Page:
There ain't that many smurfs in the world.

If you are trying to detect hidden money you should look for asset search red flags like “smurfing¹.” Smurfing is a form of structuring cash deposits into bank accounts. It is one of the ways to secretly place cash into a money laundering circuit. When a bank customer in the U.S. deposits or withdraws $10,000 or more in cash, the bank must file a Currency Transaction Report (“CTR”). The bank files CTRs with FinCen which is a financial intelligence unit. To prevent the bank from filing a CTR, a smurf would make several cash deposits under $10,000. By structuring the cash deposits this way, the smurf hopes to fly under the radar.

ALLEGED SMURFING IN USA v. BAHADORIFAR, ET. AL.

Count Five of the 7/13/21 superseding indictment in USA v. Bahadorifar, et. al., 21 Cr. 00430(RA), highlights an alleged smurfing scheme. The smurfing scheme was supposedly carried out by California resident and department store employee, Ms. Niloufar Bahadorifar. Page 34 ¶¶ 41-42 of the 7/13/21superseding indictment at Count Five says:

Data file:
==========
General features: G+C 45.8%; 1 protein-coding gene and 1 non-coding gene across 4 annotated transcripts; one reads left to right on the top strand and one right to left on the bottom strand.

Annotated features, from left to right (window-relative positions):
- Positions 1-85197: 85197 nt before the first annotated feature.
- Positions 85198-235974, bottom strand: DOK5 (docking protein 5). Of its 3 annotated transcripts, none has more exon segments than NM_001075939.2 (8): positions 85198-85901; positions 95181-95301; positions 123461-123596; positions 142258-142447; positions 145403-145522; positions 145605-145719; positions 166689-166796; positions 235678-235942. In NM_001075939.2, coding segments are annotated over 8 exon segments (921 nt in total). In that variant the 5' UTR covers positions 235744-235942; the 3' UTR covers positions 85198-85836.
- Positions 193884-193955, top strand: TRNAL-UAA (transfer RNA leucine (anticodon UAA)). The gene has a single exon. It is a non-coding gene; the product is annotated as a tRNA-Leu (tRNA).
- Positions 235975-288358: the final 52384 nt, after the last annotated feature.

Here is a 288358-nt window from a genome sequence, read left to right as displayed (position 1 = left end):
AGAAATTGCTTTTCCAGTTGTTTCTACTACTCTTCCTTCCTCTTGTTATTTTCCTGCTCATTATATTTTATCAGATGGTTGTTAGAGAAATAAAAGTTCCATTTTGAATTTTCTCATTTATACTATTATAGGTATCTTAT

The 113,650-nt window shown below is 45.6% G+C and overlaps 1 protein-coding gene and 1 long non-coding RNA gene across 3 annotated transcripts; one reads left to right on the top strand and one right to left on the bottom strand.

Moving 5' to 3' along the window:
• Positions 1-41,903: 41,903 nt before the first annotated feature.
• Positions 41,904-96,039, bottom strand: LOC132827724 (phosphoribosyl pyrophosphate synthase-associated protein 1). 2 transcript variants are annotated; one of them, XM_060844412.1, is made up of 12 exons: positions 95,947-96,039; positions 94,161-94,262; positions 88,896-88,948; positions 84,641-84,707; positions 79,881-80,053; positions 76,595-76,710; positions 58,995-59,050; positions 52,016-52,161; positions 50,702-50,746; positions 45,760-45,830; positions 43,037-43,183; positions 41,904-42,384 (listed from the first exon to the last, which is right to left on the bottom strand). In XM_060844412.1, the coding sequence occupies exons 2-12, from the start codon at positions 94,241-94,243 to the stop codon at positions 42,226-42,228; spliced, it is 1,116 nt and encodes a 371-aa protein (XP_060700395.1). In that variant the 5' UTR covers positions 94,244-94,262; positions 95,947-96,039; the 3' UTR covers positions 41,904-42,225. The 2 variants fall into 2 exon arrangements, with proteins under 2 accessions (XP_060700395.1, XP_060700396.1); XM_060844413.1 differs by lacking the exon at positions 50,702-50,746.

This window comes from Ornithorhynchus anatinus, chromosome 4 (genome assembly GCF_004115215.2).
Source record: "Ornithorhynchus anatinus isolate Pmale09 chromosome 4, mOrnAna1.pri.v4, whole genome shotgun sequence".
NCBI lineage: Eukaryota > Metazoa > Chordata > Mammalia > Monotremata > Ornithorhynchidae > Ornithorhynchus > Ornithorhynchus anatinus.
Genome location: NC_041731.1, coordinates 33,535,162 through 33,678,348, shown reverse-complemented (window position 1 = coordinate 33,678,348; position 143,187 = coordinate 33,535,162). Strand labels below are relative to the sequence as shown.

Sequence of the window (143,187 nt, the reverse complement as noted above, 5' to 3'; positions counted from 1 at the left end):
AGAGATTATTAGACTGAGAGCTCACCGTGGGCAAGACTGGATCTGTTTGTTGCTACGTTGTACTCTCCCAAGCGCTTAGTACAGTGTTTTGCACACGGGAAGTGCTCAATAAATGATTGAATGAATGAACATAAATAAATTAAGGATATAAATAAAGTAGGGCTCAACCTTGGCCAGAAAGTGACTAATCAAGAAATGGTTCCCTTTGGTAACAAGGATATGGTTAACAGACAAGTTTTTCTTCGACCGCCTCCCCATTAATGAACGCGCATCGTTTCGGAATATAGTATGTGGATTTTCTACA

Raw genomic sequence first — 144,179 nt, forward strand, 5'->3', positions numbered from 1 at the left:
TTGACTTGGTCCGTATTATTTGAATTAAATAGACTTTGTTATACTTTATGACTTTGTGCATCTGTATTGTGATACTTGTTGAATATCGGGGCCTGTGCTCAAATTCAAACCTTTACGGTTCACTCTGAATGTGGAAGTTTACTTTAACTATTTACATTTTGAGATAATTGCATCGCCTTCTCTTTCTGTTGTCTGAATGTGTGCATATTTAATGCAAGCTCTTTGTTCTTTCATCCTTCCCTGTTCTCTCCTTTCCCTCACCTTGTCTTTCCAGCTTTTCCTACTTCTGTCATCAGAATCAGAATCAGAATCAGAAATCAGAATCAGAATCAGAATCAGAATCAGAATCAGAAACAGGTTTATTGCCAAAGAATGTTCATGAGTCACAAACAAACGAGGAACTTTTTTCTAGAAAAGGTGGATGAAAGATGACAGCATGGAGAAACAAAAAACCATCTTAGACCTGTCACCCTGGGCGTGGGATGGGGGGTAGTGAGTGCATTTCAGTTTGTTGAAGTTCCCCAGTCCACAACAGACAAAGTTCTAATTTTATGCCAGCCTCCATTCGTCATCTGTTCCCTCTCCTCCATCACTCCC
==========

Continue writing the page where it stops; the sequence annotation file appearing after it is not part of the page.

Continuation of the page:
[B]etween at least approximately April 2019 and May 2021, BAHADORIFAR structured cash deposits totaling at least approximately $505,822 at a financial institution in individual deposits of less than $10,000 each.

Additionally, page 9 ¶ 12 of the 7/13/21 superseding indictment claims that since July 2020, Ms. Bahadorifar made about $472,000 in unexplained cash deposits into her bank account. This allegedly included 98 cash deposits totaling approximately  $444,000 that were each less than $10,000. Ms. Bahadorifar is also thought to have tried to secretly transfer money by using debit &/or credit cards.